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Looks like I'm headed to ND as well! I'm just gonna put this out there, that if anyone else on the board is looking for a roommate, PM me! I'd go for the grad student housing, but I'm hoping to bring my (small, very adorable) dog with me, and the campus housing doesn't allow pets :(

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It also appears as if I will be attending Notre Dame in the fall. To answer above, I was staying with a comparative politics student on my visit and he goes salsa dancing every week with a group, so that is definitley available. From what I heard, renting an apartment in a house or a house it self is inexpensive and the better way to go. There are some complexes but they are either way too expensive or have a tendency to catch fire, so I will hopefully be looking for maybe a small house to rent with someone else.

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Depending on what kind of apartment you're looking for, I suggest craigslist. I personally don't like complexes, I prefer apartments in houses.

Some good neighborhoods to look in:

- Northshore Triangle - big, old houses. About a mile from campus

- Harter Heights - super close to campus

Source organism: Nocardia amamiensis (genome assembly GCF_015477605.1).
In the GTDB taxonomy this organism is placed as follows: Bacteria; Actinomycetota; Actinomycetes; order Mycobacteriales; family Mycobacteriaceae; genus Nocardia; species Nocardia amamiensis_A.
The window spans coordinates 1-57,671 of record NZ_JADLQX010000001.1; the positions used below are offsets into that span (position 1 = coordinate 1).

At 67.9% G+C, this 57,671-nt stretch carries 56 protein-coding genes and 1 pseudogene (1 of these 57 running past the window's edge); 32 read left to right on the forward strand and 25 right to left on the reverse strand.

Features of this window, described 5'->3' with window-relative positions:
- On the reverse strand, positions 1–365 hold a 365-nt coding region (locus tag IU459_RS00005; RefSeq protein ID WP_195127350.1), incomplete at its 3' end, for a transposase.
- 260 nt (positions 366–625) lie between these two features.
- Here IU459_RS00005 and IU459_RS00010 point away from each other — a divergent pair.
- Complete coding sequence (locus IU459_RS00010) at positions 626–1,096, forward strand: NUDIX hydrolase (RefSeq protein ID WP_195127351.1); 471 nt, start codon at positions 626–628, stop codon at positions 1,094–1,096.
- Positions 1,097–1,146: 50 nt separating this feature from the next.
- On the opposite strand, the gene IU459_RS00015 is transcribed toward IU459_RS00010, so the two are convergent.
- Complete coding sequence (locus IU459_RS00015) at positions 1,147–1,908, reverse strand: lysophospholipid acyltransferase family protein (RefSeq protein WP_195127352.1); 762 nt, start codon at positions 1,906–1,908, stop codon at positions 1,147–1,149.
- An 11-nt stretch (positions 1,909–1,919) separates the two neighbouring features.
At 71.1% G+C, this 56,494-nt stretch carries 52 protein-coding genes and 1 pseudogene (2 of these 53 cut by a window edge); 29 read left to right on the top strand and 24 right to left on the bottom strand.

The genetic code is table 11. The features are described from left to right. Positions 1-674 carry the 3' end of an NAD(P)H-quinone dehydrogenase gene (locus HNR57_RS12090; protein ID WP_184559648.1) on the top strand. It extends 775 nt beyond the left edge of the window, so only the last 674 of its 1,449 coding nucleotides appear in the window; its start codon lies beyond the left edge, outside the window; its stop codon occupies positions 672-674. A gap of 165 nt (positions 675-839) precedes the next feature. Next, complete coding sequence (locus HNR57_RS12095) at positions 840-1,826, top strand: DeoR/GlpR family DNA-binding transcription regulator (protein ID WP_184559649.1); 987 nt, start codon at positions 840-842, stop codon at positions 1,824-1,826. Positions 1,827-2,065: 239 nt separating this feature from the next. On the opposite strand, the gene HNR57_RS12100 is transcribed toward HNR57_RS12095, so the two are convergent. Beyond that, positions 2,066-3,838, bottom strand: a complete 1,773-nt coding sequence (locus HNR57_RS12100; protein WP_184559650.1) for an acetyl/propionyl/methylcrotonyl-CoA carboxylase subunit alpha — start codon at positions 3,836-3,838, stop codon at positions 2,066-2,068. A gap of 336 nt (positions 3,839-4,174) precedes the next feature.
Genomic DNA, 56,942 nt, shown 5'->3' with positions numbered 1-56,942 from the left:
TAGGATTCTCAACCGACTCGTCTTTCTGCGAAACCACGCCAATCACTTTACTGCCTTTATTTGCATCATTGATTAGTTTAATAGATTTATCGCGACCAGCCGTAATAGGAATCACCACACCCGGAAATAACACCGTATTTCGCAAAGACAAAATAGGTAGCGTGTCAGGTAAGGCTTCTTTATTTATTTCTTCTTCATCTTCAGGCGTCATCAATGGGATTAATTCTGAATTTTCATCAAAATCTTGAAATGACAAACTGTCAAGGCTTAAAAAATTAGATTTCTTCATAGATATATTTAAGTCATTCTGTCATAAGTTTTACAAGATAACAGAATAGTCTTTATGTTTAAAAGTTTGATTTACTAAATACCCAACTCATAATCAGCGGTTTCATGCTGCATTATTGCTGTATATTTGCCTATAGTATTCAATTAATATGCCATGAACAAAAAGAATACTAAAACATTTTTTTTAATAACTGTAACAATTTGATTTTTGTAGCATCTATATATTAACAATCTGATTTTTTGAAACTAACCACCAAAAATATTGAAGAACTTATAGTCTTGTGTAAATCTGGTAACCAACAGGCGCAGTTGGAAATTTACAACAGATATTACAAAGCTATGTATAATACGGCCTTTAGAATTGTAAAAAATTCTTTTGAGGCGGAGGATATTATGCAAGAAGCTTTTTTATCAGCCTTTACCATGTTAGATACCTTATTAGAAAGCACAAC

- Make a square using Mishawaka Ave as the southern border, the river as the west side, Ironwood as the eastern, LaSalle as the northern. Generally this area has older houses and is safe and close-ish to campus. (I live in this area)

I'm not sure about finding other grads to live with, maybe check with someone in your program.

I live in this same area.

About kids--I have three kids. We don't rent, we own our house. My kids go to public schools. If you have any questions, feel free to message me. I didn't expect to even really like SB much when we moved here, but I really love it now.

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I havent found any good specific ones so far, but just looked around by googling. Looks like renting a house with some is the way to go though I agree. Hopefully there will be a good way to find a roomate!